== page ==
LIMA TOWNSHIP, MI — Brooke Lajiness, 38, a married mother of two, has been sentenced to four years and nine months in prison after pleading guilty to multiple counts of criminal sexual misconduct involving a pair of teenage boys.
Last summer, Lajiness established relationships with the boys, then aged 14 and 15, by sending them nude photographs of herself in the bathtub and while performing sexual acts. After that so-called “grooming” period, Lajiness admitted she would drive to the teens’ homes late at night to engage in sex with them in her car.
Addressing the court at her sentencing, Lajiness fought back tears and said, “This has been the biggest regret of my life. My family means everything to me, and I’ve caused them great pain for these regretful choices I have made.”
One victim’s mother wrote an impact statement that was read in court in which she declared:
“Your actions will affect my son and his relationships with others for the rest of his life. The guys at school pick on him and say it’s cool that he had sex with a mom. My son shared with me that the guys at school have no idea what he’s been going through and how he struggles. He has had to stay strong in front of them.”
The parents of the victims also insisted that Lajiness be treated the same way a man would be if he were convicted of preying on and sexually abusing teenage girls.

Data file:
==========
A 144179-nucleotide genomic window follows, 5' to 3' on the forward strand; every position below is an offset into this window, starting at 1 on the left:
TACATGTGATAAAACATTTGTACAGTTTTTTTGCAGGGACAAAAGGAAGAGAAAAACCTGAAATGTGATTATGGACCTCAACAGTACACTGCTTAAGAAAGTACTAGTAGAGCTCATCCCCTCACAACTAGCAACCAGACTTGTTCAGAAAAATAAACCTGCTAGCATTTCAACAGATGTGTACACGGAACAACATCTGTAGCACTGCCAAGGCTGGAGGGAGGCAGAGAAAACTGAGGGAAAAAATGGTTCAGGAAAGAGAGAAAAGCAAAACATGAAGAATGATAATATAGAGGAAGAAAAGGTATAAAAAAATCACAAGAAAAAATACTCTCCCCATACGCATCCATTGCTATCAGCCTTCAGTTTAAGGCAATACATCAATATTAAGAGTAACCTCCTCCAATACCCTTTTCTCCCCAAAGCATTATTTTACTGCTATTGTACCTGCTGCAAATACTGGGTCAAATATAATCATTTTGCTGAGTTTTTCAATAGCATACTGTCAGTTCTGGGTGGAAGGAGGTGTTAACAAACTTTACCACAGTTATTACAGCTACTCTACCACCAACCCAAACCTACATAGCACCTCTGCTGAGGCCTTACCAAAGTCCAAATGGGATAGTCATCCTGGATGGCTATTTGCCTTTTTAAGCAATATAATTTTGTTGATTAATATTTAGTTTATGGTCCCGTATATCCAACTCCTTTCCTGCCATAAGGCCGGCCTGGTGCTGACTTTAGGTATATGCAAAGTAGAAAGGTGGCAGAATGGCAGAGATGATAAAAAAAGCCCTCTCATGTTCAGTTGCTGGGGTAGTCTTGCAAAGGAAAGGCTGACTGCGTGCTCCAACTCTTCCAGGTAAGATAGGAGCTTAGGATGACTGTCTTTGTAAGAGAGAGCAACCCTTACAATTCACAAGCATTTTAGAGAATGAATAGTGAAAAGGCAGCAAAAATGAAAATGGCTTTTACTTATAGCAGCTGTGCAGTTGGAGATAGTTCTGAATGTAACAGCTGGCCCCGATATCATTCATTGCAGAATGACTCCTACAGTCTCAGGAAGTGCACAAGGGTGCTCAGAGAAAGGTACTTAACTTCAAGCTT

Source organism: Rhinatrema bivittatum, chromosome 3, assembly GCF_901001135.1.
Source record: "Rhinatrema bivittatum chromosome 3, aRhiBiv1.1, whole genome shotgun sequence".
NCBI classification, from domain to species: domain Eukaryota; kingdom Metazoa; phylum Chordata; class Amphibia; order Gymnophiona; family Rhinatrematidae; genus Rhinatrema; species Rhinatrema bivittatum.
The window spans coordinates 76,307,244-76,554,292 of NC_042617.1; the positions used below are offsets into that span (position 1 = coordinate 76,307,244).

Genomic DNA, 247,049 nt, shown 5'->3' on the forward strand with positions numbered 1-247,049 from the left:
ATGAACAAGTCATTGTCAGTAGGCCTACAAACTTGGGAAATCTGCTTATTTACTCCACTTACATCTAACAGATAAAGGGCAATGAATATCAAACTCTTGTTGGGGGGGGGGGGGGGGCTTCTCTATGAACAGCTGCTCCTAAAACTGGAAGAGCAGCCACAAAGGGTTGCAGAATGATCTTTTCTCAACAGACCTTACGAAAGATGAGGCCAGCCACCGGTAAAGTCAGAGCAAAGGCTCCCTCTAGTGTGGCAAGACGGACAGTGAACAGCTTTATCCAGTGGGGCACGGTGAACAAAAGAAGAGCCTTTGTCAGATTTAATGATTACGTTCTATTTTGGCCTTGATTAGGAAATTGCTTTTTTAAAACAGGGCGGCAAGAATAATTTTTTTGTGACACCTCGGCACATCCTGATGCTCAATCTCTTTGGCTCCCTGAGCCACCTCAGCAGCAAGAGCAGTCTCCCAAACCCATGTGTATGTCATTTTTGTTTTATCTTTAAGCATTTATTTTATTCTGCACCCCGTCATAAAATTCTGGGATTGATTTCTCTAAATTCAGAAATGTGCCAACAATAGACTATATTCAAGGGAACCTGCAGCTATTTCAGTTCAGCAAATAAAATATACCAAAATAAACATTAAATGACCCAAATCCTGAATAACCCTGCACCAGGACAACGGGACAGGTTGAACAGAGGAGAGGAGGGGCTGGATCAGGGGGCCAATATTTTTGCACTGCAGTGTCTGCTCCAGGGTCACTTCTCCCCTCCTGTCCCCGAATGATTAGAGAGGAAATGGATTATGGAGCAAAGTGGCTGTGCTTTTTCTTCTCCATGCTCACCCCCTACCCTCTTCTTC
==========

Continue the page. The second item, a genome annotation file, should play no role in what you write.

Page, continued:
David I. Goldstein, Lajiness’s attorney, argued against that idea, telling the press:
“To say this should be treated exactly the same if she were a man dealing with young girls is not true. I think society recognizes that men and women deal with sex and sexuality much differently, both as adults and as children.”
Assistant Washtenaw County Prosecutor John Vella said Lajiness initially insisted to detectives that that “sex with the victim is not something she wanted to do, but she was helping him.”
Vella also pointed out that both Lajiness and her husband, who has stood by her and was present at the sentencing, penned letters to the judge in which they shifted blame to the victims, as well as the defendant’s “insomnia medication.”
The prosecution asked for the maximum sentence of 15 years. Judge David Swartz instead took Lajiness’s mental-health issues and previously clean criminal record into consideration and gave her about one-third of that term.